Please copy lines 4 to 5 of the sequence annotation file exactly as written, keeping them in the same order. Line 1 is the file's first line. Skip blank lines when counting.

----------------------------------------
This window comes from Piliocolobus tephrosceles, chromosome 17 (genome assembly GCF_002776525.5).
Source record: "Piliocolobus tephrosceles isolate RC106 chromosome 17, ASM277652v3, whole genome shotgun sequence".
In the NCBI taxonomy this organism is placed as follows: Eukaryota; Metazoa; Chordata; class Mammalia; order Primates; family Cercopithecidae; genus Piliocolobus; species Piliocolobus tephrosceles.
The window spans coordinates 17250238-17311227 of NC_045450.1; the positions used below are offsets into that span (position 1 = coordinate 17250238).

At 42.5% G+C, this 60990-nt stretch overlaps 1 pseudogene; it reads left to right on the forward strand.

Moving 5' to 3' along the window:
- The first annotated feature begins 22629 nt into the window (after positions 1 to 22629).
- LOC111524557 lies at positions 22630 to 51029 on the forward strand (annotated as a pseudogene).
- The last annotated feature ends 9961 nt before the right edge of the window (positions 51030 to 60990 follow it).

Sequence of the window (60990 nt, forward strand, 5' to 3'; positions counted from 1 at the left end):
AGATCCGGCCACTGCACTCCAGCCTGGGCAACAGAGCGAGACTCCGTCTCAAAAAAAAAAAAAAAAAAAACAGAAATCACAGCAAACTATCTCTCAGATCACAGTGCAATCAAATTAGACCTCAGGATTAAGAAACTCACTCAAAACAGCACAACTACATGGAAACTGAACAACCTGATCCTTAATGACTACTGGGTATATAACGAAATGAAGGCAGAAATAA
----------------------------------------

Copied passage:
The window spans coordinates 17250238-17311227 of NC_045450.1; the positions used below are offsets into that span (position 1 = coordinate 17250238).

At 42.5% G+C, this 60990-nt stretch overlaps 1 pseudogene; it reads left to right on the forward strand.